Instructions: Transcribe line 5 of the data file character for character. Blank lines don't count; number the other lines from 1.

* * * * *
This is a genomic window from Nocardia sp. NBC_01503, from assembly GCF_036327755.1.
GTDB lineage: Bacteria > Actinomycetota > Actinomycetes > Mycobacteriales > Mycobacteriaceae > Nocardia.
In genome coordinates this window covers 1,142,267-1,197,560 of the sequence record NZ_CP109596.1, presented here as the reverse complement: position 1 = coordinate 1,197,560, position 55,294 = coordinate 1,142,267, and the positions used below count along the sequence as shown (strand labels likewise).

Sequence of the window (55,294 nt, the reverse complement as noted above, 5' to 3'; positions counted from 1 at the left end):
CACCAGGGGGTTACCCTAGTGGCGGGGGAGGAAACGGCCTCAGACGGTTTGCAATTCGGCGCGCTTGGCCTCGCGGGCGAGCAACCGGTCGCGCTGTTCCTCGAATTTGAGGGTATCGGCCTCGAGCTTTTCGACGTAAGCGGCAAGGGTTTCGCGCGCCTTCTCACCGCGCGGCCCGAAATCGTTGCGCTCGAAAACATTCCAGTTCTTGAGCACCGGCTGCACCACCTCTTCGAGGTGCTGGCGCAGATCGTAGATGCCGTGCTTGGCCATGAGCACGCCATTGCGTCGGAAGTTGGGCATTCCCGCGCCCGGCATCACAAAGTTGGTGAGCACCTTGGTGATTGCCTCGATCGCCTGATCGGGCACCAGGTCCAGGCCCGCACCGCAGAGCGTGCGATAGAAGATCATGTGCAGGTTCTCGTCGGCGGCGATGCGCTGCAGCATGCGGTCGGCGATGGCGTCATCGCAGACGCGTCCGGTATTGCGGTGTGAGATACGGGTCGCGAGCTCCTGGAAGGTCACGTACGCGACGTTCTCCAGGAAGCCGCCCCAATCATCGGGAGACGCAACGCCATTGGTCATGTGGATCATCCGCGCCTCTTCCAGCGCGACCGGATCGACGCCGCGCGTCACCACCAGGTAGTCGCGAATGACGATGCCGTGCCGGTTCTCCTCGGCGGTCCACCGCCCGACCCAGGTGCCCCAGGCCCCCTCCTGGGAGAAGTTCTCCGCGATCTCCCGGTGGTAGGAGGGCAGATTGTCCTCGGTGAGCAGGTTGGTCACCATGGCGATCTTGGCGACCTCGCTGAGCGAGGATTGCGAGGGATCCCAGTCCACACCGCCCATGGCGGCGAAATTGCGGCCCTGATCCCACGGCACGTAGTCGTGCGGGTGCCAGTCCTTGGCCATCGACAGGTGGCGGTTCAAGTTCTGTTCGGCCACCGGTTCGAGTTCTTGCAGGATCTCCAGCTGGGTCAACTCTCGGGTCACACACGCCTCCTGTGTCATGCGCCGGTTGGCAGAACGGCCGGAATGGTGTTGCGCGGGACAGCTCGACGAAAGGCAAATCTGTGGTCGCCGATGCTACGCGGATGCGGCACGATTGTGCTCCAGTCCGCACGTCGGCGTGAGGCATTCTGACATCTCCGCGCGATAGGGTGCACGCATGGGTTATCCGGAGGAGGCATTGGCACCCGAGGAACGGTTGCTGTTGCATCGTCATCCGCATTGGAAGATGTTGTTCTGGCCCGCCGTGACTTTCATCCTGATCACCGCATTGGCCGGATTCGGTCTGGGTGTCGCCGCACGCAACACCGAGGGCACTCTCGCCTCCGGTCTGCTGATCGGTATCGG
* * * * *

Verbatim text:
CACCAGGGGGTTACCCTAGTGGCGGGGGAGGAAACGGCCTCAGACGGTTTGCAATTCGGCGCGCTTGGCCTCGCGGGCGAGCAACCGGTCGCGCTGTTCCTCGAATTTGAGGGTATCGGCCTCGAGCTTTTCGACGTAAGCGGCAAGGGTTTCGCGCGCCTTCTCACCGCGCGGCCCGAAATCGTTGCGCTCGAAAACATTCCAGTTCTTGAGCACCGGCTGCACCACCTCTTCGAGGTGCTGGCGCAGATCGTAGATGCCGTGCTTGGCCATGAGCACGCCATTGCGTCGGAAGTTGGGCATTCCCGCGCCCGGCATCACAAAGTTGGTGAGCACCTTGGTGATTGCCTCGATCGCCTGATCGGGCACCAGGTCCAGGCCCGCACCGCAGAGCGTGCGATAGAAGATCATGTGCAGGTTCTCGTCGGCGGCGATGCGCTGCAGCATGCGGTCGGCGATGGCGTCATCGCAGACGCGTCCGGTATTGCGGTGTGAGATACGGGTCGCGAGCTCCTGGAAGGTCACGTACGCGACGTTCTCCAGGAAGCCGCCCCAATCATCGGGAGACGCAACGCCATTGGTCATGTGGATCATCCGCGCCTCTTCCAGCGCGACCGGATCGACGCCGCGCGTCACCACCAGGTAGTCGCGAATGACGATGCCGTGCCGGTTCTCCTCGGCGGTCCACCGCCCGACCCAGGTGCCCCAGGCCCCCTCCTGGGAGAAGTTCTCCGCGATCTCCCGGTGGTAGGAGGGCAGATTGTCCTCGGTGAGCAGGTTGGTCACCATGGCGATCTTGGCGACCTCGCTGAGCGAGGATTGCGAGGGATCCCAGTCCACACCGCCCATGGCGGCGAAATTGCGGCCCTGATCCCACGGCACGTAGTCGTGCGGGTGCCAGTCCTTGGCCATCGACAGGTGGCGGTTCAAGTTCTGTTCGGCCACCGGTTCGAGTTCTTGCAGGATCTCCAGCTGGGTCAACTCTCGGGTCACACACGCCTCCTGTGTCATGCGCCGGTTGGCAGAACGGCCGGAATGGTGTTGCGCGGGACAGCTCGACGAAAGGCAAATCTGTGGTCGCCGATGCTACGCGGATGCGGCACGATTGTGCTCCAGTCCGCACGTCGGCGTGAGGCATTCTGACATCTCCGCGCGATAGGGTGCACGCATGGGTTATCCGGAGGAGGCATTGGCACCCGAGGAACGGTTGCTGTTGCATCGTCATCCGCATTGGAAGATGTTGTTCTGGCCCGCCGTGACTTTCATCCTGATCACCGCATTGGCCGGATTCGGTCTGGGTGTCGCCGCACGCAACACCGAGGGCACTCTCGCCTCCGGTCTGCTGATCGGTATCGG